What about firepower? Years ago, I had the opportunity to read Ed Lovette’s classic “The Snubby Revolver.” It puts to rest the notion that the snub-nose revolver’s major drawback is the limited number of rounds carried. Lovette’s research minimizes the reload’s importance during personal-defense incidents. In the engagements he studied over the years, he realized that reloads were needed less than 10 percent of the time. Also, it’s likely that a concealed weapon will have to be produced after the aggressor has launched an attack.
So the weapon needs to be ultra-reliable no matter if it’s fired upside down, pressed against someone or used with the weak-hand. It also needs to fire rounds that will have an effect sooner rather than later. This description fits the 9mm Sky Hawk. No, I’m not going to turn in my Glocks or 1911s, but the Sky Hawk demands a closer look based on a refined appreciation of what works for personal defense.
Also, some may find that working a semi-auto’s slide is too difficult due to an injury or a lack of strength. My frequent range visits with the Sky Hawk reminded me of my own previous shoulder/arm injury. This made it much harder to load, reload and clear malfunctions with a semi-auto. While all of these things are doable one-handed, a revolver solves the problem pretty easily.
Some individuals are also just more comfortable carrying a revolver. This can be based on several threads of reasoning ranging from prior training and familiarity with revolvers, the inherent reliability of revolvers compared to semi-automatics (a debatable point in my opinion), the lack of external controls necessary to get a revolver into action and the ability to better manage the trigger on a DA revolver. Individuals concerned about their personal defense must consider size, weight, capacity and stopping power in choosing a carry handgun. The one trait that can not be compromised is reliability. To this end, the Sky Hawk magnifies all of the revolver’s positive traits.
How It Shoots
The Sky Hawk is a tough, reliable revolver that balances well and is sized to perform as a duty gun and for concealed carry when properly holstered. I found the gun easy enough to handle at the range. This despite reading articles describing recoil in revolvers weighing less than 20 ounces as being uncomfortable. The Sky Hawk did not twist in my hand or raise up uncontrollably, negating the possibility of an aimed second or third shot. My rapid fire was controllable, keeping all six rounds centered in the target’s upper torso. This is a compliment to the Hogue grip and the overall design of the Sky Hawk.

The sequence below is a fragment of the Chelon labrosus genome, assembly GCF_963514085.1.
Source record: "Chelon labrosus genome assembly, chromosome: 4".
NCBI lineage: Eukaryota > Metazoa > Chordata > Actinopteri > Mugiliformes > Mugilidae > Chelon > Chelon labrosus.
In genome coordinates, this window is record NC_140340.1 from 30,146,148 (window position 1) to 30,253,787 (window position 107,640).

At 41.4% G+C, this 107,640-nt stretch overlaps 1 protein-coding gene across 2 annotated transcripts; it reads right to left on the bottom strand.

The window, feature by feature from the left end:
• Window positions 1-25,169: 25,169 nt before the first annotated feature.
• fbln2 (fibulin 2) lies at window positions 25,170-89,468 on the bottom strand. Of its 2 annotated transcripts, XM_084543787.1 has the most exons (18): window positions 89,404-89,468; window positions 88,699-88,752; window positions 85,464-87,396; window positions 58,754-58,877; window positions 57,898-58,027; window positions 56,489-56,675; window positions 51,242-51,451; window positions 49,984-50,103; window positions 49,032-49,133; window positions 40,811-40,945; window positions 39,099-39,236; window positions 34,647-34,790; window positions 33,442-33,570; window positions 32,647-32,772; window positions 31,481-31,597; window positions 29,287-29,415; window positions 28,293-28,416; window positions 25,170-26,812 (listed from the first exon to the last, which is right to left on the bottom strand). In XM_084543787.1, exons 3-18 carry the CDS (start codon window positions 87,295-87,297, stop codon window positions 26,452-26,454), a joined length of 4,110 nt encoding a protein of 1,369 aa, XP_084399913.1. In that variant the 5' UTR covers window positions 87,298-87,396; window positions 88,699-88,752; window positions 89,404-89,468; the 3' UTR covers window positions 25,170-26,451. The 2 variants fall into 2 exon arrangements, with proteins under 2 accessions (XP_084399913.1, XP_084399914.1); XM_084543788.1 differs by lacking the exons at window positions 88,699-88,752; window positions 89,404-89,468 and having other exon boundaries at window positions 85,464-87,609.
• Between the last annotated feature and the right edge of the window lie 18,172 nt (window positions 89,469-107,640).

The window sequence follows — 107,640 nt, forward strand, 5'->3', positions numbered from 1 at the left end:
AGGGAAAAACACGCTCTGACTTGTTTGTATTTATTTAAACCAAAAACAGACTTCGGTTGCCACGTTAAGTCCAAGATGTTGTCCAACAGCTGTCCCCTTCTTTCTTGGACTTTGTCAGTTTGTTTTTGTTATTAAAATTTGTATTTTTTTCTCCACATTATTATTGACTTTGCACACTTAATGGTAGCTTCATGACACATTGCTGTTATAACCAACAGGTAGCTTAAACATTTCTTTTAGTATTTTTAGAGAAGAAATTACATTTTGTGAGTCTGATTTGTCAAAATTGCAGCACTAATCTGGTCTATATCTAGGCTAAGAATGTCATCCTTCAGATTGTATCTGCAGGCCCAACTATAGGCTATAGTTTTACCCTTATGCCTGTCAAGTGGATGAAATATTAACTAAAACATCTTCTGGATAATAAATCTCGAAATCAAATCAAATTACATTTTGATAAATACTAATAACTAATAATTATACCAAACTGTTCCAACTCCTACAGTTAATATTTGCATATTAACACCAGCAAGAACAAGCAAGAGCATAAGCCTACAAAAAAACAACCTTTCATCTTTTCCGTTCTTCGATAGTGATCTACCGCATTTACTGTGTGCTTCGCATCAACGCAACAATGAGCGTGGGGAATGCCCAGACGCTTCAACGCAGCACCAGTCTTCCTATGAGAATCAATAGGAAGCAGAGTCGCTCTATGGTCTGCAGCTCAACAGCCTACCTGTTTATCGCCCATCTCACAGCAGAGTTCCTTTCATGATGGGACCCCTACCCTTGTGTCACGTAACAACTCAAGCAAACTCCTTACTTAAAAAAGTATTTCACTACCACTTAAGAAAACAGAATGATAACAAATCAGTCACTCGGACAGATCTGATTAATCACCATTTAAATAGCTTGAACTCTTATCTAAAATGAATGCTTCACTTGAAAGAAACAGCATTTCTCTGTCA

In single-action (SA) mode, the trigger was crisp and weighed 3.5 pounds with no creep, and the silky-smooth DA pull weighed 8 pounds. This is ideal for CQB encounters.
At the range, I used ammo from Black Hills; Hornady; Sig Sauer; and Federal to engage multiple steel and paper targets; firing while moving; reloading from cover and shooting from behind barricades. The Korth speedloader definitely provided an advantage when it came to reloading during these scenarios. On the other hand, the cylinder ejector rod had to be struck solidly with my palm to get the empty casings clear of the cylinder, but this is common with short-barreled revolvers.
With its gold bead front sight and adjustable rear sight, the Sky Hawk proved more than capable against steel plate racks 25 yards away. This is more that enough accuracy for a personal-defense handgun. In fact, when I spent time to deliberately aim and fire, steel targets over 100 yards away weren’t safe. The rear sight notch allows for a bit of daylight on either side of the front sight. The gold bead provides for accurate shooting while maintaining quick and easy target acquisitions at close distances. Anecdotally, clay pigeons were routinely shattered at 15 yards firing off-hand.
The Right Choice
As with most things related to firearms, handgun selection is a personal decision often based more on intuition than fact-based reasoning. Most shooters won’t abandon their classic 1911s, and others won’t forego their high-capacity, polymer-framed pistols. But the Sky Hawk, with its reliability and six rounds of 9mm ammo on tap, will likely bring some handgunners back to the revolver fold. I have no doubt that anyone choosing the Sky Hawk will be well equipped to handle a personal-defense situation requiring a firearm.
Nighthawk-Korth Sky Hawk Specs
|Barrel: 2 inches|
|OA Length: 6.3 inches|
|Weight: 19.68 ounces (empty)|
|Grip: Hogue rubber|
|Sights: Gold beat front, adjustable rear|
|Finish: Matte black|
Nighthawk-Korth Sky Hawk Performance
|Black Hills 115 JHP||1,075||3.20|
|Federal American Eagle 124 FMJ||1,035||3.33|
|Hornady 147 XTP||932||3.00|
|Sig Sauer 115 V-Crown JHP||1,085||2.33|
*Bullet weight measured in grains, velocity measured in fps by chronograph and accuracy measured in inches for best five-shot groups at 25 yards.
For more information, visit nighthawkcustom.com.
This article was originally published in “Handguns Buyer’s Guide” 2018. To order a copy, visit outdoorgroupstore.com.